Latest Documents


  • 20-January-2016

    English

    Health Workforce

    Health workers are crucial for ensuring access to high quality and cost-effective care. Current projects analyse different aspects of health workforce policy, including how countries can improve their health workforce planning, what policymakers can do to ensure that doctors practice where they are most needed, and whether health workers put their skills to effective use in their jobs.

  • 20-January-2016

    English

    OECD Reviews of Labour Market and Social Policies: Colombia 2016

    Colombia has made major economic and social advances in recent years. The combination of strong economic growth and policies targeted at the most vulnerable groups improved considerably the living standards of the Colombian population. Today, the country enjoys higher employment and labour force participation rates than the average of OECD countries and unemployment is steadily declining. Nevertheless, despite these positive trends, deep structural problems remain. Labour informality is widespread, the rate of self-employment is high and many employees have non-regular contracts. Income inequality is higher than in any OECD country and redistribution through taxes and benefits is almost negligible. In addition, half a century of internal conflict and violence has displaced a significant part of the population, and many of them are living in extreme poverty. Despite considerable progress, violence continues to be a challenge and also affects trade union members and leaders. The Colombian Government has undertaken important reforms in recent years to address these labour market and social challenges, and the efforts are gradually paying off. However, further progress is needed to enhance the quality of jobs and well-being for all. The main trust of this report is to support the Colombian Government in tackling labour market duality, generate trust between the social partners, develop inclusive and active social policies, and get the most out of international migration.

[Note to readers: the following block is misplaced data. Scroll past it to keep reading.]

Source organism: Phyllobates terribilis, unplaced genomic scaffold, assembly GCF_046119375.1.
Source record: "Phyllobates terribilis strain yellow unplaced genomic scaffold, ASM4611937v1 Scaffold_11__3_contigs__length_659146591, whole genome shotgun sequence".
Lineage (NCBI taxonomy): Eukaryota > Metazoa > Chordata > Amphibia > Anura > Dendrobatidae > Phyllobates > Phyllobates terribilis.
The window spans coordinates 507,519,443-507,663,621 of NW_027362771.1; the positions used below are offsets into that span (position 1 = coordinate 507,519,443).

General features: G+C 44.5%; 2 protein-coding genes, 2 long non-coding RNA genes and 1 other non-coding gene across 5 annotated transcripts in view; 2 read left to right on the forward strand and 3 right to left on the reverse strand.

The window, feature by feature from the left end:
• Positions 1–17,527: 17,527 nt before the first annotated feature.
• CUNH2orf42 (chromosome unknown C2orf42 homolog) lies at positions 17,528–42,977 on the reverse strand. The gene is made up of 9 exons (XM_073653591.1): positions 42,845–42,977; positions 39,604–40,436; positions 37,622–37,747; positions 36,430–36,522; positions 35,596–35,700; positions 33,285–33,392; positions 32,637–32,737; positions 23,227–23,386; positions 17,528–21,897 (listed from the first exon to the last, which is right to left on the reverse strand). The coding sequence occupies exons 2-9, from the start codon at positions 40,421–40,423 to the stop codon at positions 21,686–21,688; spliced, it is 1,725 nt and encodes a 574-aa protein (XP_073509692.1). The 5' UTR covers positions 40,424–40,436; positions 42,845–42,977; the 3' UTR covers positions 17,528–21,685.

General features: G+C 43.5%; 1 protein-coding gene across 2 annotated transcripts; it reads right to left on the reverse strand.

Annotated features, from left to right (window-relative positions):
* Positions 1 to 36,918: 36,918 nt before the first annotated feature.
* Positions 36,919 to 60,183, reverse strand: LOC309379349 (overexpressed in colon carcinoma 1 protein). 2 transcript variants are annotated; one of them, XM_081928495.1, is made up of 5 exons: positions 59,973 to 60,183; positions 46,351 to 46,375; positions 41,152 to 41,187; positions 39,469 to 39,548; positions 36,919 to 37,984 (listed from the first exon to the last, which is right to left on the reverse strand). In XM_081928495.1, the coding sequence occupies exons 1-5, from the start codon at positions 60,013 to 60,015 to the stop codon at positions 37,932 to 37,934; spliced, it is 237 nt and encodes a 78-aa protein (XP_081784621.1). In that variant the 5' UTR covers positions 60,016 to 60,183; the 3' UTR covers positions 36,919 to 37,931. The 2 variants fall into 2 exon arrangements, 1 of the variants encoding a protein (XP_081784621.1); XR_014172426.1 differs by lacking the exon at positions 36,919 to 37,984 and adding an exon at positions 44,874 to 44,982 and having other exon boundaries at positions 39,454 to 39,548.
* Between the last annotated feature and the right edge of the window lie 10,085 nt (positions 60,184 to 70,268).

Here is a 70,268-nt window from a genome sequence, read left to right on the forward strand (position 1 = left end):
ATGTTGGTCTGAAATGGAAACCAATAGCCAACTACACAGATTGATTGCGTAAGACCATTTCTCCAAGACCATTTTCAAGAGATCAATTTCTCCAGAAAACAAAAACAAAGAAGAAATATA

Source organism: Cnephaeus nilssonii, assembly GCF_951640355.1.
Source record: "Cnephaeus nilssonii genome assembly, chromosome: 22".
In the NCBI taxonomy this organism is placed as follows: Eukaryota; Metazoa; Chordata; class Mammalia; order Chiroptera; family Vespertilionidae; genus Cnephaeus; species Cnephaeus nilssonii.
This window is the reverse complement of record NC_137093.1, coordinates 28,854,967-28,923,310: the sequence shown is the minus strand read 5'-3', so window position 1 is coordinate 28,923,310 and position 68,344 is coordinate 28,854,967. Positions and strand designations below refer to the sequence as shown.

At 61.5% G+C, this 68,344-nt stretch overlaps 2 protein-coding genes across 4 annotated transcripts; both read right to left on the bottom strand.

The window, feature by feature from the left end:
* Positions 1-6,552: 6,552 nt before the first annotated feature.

• 19-January-2016

    English

    OECD Reviews of Health Systems: A series of country reports

    Those in-depth studies of the health system of member countries focus on economic issues. They assess the performance of health systems in a comparative context, identify the main challenges faced by the country health system and put forward policy options to better meet them. Reviews are initiated at the request of the country to be examined and emphasis is placed on specific issues of key policy interest.

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  • 15-January-2016

    English

    Graph of the Month

    The OECD Health Division is releasing a new series to highlight its work on health policies and data. A new graph will be available each month.

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  • 15-January-2016

    English

    Health Statistics